I confess that though I am surely better for having read Locke and Descartes, and Miss Wollstonecraft is indeed an inspiration to the fair sex, I find that the novels of Jane Austen thrill me more than any philosophical treatise ever has. Mama does not consider them appropriate for young women of our class, and Agnes claims to prefer the rigours of historical argument to the “fevered imaginings of an aging spinster.” (She seems oblivious to the hypocrisy contained in such a statement.)

When Susanna met John Wedderburn Dunbar Moodie, she had to make a difficult decision between her budding literary life or a life as a wife and mother.

Susanna and Catharine

Despite the fact that the sisters were very close from a young age, there was an intense rivalry between them that often caused tension in their relationship. Which seemed a shame once they were both in Canada and didn’t have a wide variety of friends and neighbours.  They had very different temperaments; Catharine being optimistic and even-tempered while Susanna was more fiery and passionate. Catharine was also more loyal to her husband (in a traditional way) than Susanna seemed to be, which also caused some tension. When Susanna tried to confide in her sister concerns about her husband, Catharine just reminded her to trust in her husband because he knows what’s best.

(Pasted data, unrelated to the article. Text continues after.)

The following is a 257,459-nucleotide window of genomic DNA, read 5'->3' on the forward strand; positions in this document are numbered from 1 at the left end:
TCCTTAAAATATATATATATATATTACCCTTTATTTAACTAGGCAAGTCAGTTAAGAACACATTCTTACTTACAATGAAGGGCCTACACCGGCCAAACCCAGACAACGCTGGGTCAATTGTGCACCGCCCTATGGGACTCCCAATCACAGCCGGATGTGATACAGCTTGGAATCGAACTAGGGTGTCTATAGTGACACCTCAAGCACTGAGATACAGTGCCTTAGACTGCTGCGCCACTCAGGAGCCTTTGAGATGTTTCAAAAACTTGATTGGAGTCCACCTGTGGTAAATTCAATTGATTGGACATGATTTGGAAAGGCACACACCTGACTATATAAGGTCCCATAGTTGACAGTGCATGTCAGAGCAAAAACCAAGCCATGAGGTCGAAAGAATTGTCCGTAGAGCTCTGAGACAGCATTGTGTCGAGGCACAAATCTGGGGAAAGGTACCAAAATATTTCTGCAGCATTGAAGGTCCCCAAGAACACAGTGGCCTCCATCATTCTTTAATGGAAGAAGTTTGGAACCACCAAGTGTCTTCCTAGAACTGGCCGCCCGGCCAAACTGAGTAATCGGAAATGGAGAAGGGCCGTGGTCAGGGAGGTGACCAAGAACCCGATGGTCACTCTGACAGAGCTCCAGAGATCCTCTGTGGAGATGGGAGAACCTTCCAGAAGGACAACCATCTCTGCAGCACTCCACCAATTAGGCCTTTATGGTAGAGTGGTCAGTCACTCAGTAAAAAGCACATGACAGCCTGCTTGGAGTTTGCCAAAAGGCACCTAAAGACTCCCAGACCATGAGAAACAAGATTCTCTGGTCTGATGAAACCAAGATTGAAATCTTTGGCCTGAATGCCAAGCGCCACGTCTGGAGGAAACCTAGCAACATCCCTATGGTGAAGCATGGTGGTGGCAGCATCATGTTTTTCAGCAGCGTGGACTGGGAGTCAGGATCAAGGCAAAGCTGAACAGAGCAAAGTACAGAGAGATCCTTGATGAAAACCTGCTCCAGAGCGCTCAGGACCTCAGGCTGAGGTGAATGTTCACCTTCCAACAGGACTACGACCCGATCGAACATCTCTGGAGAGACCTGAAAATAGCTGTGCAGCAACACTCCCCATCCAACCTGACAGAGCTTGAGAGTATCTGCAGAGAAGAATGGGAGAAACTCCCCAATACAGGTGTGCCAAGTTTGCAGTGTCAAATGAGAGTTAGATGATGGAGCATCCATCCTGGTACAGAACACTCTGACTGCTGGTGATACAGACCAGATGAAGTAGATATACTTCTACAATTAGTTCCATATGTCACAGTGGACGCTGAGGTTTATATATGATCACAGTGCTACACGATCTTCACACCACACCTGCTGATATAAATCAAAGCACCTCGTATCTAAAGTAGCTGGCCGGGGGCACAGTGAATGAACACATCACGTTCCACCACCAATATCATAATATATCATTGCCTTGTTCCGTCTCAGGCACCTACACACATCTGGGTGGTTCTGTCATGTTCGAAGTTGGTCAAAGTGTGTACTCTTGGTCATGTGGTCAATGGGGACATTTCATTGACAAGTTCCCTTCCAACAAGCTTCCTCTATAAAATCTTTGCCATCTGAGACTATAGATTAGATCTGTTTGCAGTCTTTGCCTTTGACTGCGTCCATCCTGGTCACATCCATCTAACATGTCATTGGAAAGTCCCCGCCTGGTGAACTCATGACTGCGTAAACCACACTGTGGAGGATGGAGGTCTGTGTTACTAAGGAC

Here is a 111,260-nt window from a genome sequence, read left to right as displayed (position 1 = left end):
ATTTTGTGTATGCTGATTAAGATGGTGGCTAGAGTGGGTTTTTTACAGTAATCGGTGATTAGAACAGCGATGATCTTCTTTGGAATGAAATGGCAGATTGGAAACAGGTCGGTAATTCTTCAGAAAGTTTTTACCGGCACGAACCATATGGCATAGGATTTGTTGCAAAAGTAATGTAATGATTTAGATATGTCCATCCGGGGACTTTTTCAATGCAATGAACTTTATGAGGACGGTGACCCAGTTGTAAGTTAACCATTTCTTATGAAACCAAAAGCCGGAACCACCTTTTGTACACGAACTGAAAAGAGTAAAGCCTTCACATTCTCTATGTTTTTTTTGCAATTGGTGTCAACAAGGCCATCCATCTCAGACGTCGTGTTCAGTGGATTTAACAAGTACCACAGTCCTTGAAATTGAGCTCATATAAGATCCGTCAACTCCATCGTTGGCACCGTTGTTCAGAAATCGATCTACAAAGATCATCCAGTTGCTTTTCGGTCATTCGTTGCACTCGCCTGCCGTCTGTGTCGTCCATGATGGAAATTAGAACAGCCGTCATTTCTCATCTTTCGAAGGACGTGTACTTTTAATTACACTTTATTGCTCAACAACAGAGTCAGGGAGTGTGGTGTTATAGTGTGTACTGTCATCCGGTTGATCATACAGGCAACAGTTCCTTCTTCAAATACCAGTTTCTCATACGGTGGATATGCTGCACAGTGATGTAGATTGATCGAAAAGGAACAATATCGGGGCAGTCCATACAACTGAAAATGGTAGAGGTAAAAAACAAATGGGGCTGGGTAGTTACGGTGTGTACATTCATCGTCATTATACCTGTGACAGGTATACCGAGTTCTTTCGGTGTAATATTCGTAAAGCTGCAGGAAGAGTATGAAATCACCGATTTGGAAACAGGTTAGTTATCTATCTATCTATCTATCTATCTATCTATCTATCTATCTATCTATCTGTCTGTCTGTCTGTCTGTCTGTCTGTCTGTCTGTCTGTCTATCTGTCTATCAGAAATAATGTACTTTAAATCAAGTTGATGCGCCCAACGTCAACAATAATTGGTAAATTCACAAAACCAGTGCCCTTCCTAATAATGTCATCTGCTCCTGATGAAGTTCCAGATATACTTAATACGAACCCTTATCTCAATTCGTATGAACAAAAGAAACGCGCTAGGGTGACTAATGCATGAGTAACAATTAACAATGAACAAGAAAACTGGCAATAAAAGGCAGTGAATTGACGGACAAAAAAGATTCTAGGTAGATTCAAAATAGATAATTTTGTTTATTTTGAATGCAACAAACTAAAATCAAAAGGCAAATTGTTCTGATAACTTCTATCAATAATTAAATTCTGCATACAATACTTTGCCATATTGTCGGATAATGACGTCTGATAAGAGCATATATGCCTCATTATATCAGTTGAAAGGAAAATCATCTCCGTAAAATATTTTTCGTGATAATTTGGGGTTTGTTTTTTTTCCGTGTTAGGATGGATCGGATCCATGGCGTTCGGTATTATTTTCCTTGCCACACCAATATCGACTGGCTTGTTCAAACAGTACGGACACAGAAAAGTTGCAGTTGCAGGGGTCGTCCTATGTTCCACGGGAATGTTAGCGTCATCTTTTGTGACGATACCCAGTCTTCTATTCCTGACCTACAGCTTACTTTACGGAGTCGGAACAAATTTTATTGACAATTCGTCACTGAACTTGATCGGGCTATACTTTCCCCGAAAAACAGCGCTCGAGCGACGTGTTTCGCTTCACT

I cannot reconcile my love for them with the cold fingers of jealousy that grip my throat when I consider their successes. There is something wild in it, some part of me I cannot tame, a place where love and reason do not reach.

Sometimes I think my sister has landed on another continent from the one I currently inhabit. How is it she finds herself surrounded by genteel, educated women, also skilled in the arts of jam and bread making, while I am reduced to begging for candle stubs from sullen, backward harpies? Why should Kate be favoured again? My childish heart protests the fairness of it.

Why do Kate’s meagre successes feel like acid on my own thin skin? The more we need one another, the more we are like curs haggling over scraps of meat.

Susanna and Moodie

If you want to know in more detail what happens to Susanna and Moodie once they arrive in Canada, you can read all about it in my post on Roughing It In the Bush. I admit to getting a bit carried away. But I had made all those notes!

Their trials in a nutshell… cholera, mosquitoes, “bone-shattering roads”, rudeness, rough neighbours, debt, and more debt, extreme weather, fires, confined spaces, crappy food and not much of it, multiple pregnancies, illness, and depression. Susanna writes about all this with humour in her book, but in her journals she is more candid.

On that fetid rock that day, the invisible bonds that had always held everything in place were ripped away. I knew there was no going back, and I was afraid.